Whilst most examples I used were from Buddhism, a lot of cultural similarities can be found in other religions. I grew up to be a Lutheran Protestant (Christian) and never really understood the differences in Christianity, including Catholicism, when fighting for the same cause. Religion has always had a bad taste with wars being fought over which religion is right. This is not my discussion to have, but I see Buddhism as a philosophy rather than a religion with the same ethical principles as most other religions, however yet somewhat deeper inside, more neutral and more helpful in regards to personal development.

I hope you found this chapter useful. I could probably write a whole book on it…maybe later in life.

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Spiritual Balance (3 of 4)

We came a long way. Accepting those challenges and being open for the universal signs of spiritual development is important.

As I believe only with a complete unity and fulfilment of all of Maslow’s levels, you will be able to be a happier and more complete person. Finding sanctuary in meditation, dwelling on problems and then letting go and asking the spirits and energy for solutions, will make you a more content person.

However, it is not only about the analytical way of seeing it but about the spiritual path and inner acceptance of things and letting go of your analytical mind. Let the mind flow and believe, in yourself and your destiny, from deep within.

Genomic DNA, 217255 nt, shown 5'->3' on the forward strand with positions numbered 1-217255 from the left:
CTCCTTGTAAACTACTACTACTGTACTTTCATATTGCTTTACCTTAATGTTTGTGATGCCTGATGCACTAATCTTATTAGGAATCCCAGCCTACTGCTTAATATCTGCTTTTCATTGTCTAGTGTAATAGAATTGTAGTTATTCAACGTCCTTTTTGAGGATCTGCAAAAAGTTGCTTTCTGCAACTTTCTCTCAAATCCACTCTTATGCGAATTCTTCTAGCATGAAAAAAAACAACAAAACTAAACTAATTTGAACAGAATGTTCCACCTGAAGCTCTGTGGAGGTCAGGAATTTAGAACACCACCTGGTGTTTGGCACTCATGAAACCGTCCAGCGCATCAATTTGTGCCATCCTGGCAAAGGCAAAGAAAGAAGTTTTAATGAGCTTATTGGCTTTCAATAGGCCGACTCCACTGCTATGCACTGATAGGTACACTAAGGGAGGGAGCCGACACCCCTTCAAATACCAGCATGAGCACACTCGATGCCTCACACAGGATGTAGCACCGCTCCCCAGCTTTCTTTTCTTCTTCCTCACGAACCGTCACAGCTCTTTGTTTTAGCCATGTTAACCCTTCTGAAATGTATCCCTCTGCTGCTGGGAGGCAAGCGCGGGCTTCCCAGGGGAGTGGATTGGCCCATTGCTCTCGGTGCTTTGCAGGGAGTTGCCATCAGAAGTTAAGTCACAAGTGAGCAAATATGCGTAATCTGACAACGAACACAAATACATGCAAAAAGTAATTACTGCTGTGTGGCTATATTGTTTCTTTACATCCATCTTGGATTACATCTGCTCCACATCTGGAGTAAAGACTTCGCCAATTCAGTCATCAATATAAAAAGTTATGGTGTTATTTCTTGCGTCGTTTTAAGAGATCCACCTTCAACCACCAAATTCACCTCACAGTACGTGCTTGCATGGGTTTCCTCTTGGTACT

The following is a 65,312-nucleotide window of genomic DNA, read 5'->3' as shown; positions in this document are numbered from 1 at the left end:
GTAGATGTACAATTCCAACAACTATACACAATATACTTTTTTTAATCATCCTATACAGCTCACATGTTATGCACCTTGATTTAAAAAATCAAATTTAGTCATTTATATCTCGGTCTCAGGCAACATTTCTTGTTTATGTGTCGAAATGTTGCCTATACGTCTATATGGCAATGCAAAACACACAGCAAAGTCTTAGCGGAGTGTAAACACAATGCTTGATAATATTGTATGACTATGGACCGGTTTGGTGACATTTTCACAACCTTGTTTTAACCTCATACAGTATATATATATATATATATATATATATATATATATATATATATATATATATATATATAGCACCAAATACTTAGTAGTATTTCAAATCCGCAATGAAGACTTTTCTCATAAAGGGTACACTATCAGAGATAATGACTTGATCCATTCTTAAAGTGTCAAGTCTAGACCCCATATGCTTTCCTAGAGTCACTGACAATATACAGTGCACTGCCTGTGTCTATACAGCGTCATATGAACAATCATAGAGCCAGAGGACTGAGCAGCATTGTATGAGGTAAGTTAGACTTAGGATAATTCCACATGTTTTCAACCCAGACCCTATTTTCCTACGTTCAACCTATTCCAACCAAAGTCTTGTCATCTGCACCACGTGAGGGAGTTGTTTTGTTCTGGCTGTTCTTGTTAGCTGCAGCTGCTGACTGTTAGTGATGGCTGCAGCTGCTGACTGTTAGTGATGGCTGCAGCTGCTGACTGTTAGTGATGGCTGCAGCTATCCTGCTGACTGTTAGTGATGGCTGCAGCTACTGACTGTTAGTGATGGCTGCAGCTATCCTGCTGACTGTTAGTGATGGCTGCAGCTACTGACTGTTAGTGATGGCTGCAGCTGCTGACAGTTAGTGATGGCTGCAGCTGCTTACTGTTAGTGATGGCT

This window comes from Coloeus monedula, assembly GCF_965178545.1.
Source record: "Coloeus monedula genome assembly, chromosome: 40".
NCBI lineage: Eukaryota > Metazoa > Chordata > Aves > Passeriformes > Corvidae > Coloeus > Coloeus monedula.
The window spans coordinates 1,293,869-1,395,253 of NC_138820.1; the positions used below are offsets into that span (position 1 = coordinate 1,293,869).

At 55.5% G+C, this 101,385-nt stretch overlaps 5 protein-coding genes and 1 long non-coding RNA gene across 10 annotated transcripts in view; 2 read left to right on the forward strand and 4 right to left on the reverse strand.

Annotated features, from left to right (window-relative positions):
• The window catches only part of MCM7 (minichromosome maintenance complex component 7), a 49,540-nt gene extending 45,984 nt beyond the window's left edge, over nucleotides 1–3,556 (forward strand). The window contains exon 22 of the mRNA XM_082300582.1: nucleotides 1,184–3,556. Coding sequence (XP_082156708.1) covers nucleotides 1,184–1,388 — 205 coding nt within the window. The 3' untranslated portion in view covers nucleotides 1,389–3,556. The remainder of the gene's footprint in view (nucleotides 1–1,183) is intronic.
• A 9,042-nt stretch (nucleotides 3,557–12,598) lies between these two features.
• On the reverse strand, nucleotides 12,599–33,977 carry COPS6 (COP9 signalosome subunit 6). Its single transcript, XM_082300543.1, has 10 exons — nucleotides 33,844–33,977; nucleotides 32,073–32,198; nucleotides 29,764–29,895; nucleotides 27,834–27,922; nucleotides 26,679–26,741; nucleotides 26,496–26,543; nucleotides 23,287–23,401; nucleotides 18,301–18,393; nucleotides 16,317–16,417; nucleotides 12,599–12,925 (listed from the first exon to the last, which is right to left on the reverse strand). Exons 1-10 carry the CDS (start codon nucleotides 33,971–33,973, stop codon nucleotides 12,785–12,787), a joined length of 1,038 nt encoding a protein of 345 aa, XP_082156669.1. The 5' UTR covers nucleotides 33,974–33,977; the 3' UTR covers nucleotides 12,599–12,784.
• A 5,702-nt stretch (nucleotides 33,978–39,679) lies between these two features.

I believe that the purpose of you in life is a lot bigger than you could imagine. The inner satisfaction and growth you get by looking beyond the first four stages of Maslow’s pyramid and going beyond will make you a more rounded person with more energy to give to others. It will result in a bigger and better you in all aspects of life. It takes awhile to develop though; do not expect anything over night!

I read a lot of Buddhist books, including Eight Steps to Happiness (Gyatso, Geshe Kelsang (2000), Eight Steps to Happiness, The Buddhist Way of Loving Kindness, Tharpa Publications). The challenge of reading a lot about a philosophy or religion is that you can have the most profound knowledge but it is down to the application of theories, practising meditation for instance.

Within the eight steps, there is one called ‘learning to cherish others’ which I see as a basic principle of mankind. We should cherish all other human and living beings and be happy for them. That might sound difficult when you just lost your job to someone else or did not get the position, but you should be happy for the person as I believe things meant to be. So if someone else wins a race against you then this is because for whatever reasons the universe decided that this person should win, most probably because s/he was better in something or for you to learn a certain lesson. You should be grateful for that person being able to win and be so good in what they do.

The law of attraction would suggest that if you are happy for them, you will attract happiness into your life. The same is true for love. The way we love a child or a partner or a close family member, we should love all human beings and share our love with them. would not it be nice for us all to share the love with everyone else? It sounds Bohemian or Hippie like but that is how the world comes together by sharing the love and cherishing each other. It is about letting go of ourselves and our self-concern. The universe is not made to circle around us. We are part of it. We are part of the universal love.